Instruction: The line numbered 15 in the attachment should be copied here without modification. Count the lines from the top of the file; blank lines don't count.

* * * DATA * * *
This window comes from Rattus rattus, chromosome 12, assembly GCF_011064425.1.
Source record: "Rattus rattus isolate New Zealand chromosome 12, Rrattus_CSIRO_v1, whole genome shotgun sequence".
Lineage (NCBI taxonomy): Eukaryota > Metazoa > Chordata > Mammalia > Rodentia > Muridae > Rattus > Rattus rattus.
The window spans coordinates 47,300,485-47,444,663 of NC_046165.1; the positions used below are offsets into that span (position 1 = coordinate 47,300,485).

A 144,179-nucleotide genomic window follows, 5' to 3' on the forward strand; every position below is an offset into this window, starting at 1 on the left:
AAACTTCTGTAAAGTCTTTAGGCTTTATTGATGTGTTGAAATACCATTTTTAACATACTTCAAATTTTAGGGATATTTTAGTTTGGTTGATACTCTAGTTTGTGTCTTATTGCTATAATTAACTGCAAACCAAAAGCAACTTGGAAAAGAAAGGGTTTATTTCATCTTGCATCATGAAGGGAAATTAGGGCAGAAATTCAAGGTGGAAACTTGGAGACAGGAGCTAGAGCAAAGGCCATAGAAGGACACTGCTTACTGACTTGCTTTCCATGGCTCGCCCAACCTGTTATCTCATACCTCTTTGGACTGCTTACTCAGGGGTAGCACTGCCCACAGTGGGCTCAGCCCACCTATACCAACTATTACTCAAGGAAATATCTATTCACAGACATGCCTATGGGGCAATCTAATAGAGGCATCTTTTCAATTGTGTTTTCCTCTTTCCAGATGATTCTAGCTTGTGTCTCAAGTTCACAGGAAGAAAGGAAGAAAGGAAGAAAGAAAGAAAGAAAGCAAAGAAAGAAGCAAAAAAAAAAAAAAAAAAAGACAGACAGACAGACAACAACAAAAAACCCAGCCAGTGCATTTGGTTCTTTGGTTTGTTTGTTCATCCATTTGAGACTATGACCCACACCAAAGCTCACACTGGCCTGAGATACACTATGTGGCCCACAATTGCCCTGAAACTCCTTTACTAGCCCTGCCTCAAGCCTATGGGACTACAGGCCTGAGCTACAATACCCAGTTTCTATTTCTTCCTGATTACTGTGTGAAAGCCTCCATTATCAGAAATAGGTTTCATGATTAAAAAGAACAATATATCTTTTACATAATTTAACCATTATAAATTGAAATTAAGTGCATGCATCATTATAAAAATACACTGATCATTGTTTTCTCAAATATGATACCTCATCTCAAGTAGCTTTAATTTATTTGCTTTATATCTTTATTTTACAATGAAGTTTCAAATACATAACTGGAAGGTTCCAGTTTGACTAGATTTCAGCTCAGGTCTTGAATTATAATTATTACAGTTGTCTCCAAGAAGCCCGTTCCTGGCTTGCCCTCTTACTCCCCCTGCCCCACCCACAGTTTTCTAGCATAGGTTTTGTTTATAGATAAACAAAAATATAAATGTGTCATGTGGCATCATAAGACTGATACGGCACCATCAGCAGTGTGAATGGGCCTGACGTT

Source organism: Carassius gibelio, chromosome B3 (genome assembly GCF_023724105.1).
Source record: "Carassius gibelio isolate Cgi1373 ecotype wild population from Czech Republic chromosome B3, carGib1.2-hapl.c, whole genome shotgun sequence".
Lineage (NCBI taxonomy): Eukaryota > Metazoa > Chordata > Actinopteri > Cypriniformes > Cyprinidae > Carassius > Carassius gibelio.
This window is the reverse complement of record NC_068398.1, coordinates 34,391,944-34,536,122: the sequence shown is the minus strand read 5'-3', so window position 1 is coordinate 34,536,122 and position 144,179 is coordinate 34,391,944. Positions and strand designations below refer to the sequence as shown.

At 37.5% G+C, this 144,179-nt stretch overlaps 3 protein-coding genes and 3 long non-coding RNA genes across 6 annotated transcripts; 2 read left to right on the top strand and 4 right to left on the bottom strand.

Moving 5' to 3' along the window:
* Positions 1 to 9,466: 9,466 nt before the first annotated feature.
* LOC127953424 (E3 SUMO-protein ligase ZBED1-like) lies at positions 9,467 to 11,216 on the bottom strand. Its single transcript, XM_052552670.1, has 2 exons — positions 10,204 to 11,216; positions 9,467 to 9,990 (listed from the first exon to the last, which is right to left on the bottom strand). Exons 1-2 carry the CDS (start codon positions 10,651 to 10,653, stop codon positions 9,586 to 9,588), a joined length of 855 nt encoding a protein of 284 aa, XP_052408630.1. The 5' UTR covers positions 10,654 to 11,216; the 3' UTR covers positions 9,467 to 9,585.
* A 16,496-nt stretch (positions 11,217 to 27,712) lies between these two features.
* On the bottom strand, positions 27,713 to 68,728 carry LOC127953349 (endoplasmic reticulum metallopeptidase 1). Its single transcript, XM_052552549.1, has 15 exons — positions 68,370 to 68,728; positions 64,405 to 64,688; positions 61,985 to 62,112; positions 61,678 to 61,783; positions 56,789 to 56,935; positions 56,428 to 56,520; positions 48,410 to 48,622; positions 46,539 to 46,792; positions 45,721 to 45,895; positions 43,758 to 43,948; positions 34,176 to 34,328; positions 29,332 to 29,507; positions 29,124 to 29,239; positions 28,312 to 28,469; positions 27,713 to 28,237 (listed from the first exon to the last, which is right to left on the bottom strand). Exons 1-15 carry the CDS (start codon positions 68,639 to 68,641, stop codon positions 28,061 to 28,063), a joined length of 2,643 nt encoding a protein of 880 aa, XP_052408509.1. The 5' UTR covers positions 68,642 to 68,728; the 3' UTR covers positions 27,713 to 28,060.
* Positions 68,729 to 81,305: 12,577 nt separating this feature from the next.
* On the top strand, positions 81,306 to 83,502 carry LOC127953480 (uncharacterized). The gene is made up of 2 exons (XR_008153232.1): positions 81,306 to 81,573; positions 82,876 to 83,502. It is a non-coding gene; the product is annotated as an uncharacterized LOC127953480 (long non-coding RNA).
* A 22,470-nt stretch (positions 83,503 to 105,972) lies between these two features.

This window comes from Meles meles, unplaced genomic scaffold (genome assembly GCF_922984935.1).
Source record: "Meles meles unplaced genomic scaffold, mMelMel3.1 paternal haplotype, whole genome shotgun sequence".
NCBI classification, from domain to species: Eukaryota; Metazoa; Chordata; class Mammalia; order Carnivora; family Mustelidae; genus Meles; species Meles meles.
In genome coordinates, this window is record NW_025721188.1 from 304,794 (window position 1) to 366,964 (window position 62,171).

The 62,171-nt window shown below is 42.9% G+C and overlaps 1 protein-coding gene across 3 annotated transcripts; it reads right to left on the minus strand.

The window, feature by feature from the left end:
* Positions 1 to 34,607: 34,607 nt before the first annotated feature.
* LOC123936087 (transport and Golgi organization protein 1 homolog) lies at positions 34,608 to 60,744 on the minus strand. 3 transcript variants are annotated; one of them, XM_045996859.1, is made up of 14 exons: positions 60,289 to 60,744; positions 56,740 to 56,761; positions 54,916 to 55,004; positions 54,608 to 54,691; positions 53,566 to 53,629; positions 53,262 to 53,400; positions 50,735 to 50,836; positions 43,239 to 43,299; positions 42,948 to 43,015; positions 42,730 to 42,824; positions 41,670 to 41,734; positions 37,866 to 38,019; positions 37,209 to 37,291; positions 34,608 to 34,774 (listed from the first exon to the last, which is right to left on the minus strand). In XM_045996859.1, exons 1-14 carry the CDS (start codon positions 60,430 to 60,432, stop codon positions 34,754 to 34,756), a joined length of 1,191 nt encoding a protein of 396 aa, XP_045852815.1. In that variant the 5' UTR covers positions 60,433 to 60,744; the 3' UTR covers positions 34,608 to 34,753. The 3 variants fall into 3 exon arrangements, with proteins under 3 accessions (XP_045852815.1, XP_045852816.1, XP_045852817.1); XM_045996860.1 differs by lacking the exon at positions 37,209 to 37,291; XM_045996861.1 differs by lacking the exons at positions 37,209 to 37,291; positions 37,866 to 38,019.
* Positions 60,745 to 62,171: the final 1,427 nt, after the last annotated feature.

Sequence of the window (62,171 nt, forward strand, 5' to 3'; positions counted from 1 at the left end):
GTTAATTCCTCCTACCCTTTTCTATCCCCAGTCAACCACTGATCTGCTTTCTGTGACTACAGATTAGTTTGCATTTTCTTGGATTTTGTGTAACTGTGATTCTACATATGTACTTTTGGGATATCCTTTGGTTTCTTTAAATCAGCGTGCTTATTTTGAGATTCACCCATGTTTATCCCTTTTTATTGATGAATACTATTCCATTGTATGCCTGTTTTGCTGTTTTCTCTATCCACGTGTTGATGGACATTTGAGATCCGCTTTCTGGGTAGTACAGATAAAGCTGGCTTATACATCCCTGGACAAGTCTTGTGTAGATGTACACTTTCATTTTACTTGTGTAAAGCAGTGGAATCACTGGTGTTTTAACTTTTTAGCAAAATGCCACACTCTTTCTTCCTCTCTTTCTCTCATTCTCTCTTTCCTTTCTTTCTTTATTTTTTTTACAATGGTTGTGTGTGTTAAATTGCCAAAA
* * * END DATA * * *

* A 16,496-nt stretch (positions 11,217 to 27,712) lies between these two features.